History shows that major meetings between Israel and the Palestinians tend to either be meaningless or explosive. If nothing substantial is on the agenda, they tend to be photo opportunities with handshakes. But, if nothing difficult is attempted, little comes from the gathering. On the other hand, when critical issues are tackled, neither Israeli nor Palestinian leaders have enough domestic support to “deliver the goods.” This leads to civil unrest, assassinations, etc., that tend to end progress.There is a temptation to characterize the Annapolis meeting as the former — a photo opportunity without consequence. However, there are some differences this time that may signal a change in trend:
• First, the fact that both parties have agreed to regular meetings means a forum will be available for discussions.
• Second, both Prime Minister Olmert and President Abbas need a deal to improve domestic political legitimacy.
• Third, Sunni regional governments have an interest in a deal being made, which means they will tend to push the Palestinians into an agreement.
On the other hand, the issues remain daunting; if they weren’t, a deal would have already come to pass. The key issues are:
• Palestinians “right of return,” which would allow them to return to lands abandoned with the establishment of Israel
• Guarantees from the Palestinians and other regional powers to Israel’s security.
• Palestinian access to water
• The ending of new Israeli settlements on the West Bank and the dismantling of those established in recent years
• Jerusalem as a shared capital
• A decision on Israel’s official frontier, be they the 1948 or 1967 borders
All these issues come down to two questions:
• Will the Arabs accept the existence of Israel? If so, this will mean abandoning “right of return” and force security guarantees. In addition, it likely precludes the 1948 borders, which were indefensible.
• Is Israel prepared to give up land? As Saudi Foreign Minister Saud al-Faisal said, “Israel can have land or peace, but not both.” There are two issues with territory.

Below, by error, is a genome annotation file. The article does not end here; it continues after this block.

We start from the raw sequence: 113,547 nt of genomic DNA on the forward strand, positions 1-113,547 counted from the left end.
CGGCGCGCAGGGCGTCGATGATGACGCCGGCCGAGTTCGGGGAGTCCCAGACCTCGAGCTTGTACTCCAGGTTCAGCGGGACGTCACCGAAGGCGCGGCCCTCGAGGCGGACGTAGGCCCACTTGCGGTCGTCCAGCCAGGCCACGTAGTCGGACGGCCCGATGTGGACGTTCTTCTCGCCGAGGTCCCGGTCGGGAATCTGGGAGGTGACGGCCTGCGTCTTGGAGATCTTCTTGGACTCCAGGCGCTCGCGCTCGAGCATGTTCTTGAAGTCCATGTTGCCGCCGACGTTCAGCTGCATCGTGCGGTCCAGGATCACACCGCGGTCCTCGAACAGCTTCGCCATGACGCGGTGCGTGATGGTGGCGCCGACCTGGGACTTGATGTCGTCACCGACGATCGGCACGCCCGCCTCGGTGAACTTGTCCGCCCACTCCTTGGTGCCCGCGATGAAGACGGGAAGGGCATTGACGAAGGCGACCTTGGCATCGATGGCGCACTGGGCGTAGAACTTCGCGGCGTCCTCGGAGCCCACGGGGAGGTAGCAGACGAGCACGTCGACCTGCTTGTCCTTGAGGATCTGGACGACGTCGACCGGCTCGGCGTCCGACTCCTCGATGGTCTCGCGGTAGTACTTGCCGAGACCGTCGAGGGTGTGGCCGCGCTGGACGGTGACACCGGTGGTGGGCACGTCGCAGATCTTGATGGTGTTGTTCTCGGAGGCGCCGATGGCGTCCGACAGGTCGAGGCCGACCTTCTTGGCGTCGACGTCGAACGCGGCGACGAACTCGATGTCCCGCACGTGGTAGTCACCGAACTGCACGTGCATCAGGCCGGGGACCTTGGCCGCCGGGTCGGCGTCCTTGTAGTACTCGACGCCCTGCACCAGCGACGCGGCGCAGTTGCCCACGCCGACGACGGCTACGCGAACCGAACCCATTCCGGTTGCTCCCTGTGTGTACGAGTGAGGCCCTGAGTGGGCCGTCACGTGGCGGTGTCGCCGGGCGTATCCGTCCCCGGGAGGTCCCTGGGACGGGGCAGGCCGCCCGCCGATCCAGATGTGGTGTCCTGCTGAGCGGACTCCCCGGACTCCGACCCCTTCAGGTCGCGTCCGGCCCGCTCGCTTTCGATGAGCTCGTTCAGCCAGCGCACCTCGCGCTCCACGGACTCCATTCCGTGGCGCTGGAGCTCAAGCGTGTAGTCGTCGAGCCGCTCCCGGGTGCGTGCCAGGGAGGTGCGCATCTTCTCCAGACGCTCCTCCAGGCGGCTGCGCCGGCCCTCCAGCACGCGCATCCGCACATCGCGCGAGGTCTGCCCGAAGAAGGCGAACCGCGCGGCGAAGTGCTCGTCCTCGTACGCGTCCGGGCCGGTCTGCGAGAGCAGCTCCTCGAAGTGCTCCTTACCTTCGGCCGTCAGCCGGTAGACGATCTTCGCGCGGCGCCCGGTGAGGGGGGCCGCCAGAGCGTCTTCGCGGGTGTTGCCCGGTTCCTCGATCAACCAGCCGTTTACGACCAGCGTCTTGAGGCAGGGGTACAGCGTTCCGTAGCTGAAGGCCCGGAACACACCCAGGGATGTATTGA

First, Israel must have enough land to have some modicum of “strategic depth.” In other words, if Israel’s territory is so narrow in some places it could be easily divided militarily, it will be too tempting for Israel’s enemies to invade. That was the problem with the 1948 borders. Thus, Israel will need enough land to feel secure. Of course, ironclad treaties that ensure peace with its Arab neighbors will tend to make this problem less critical. That is why getting Arab recognition of Israel’s right to exist is decisive; without it, Israel will likely never control enough territory to feel secure.Second, the Middle East has a long history and is the birthplace of three major religions — Islam, Judaism and Christianity. There are competing claims for land by these religions based upon ancient control of these regions. On the Israeli side, there is a religious element to controlling various regions that were part of ancient Israel. Thus, some Israeli religious parties (and some American evangelicals, for other reasons) oppose trading away land for peace.Although there is great hope that Annapolis will be successful, even a cursory examination of the history of the peace process is sobering. The issues to resolve are daunting, and there is a low probability of success. However, the fact that both parties are talking could mean at least some issues could be resolved, which could make the region a bit less unstable. Sadly, the closer the parties come to a deal, the greater the odds that Hezbollah, Iran and Hamas will work to undermine progress by violence. Thus, the paradox could be that the better the negotiations go, the more unstable the region becomes.Ramifications
In its present form, the promise of talks is modestly supportive for global equities and negative for oil prices. With the odds of a major breakthrough low, we would not expect this issue to have too much impact on the financial markets, at least in the short run.
Investors should be aware, however, as 2008 passes. If negotiations begin to show promise, it will tend to undermine radical Sunni Islamic movements — such as al-Qaida and Hamas. And Iran would become further isolated. Thus, if talks appear to be close to a breakthrough, it could be bearish for equities and bullish for safety assets (e.g., gold, Treasuries, oil), as it would likely bring desperate attempts by the above-mentioned groups to prevent peace.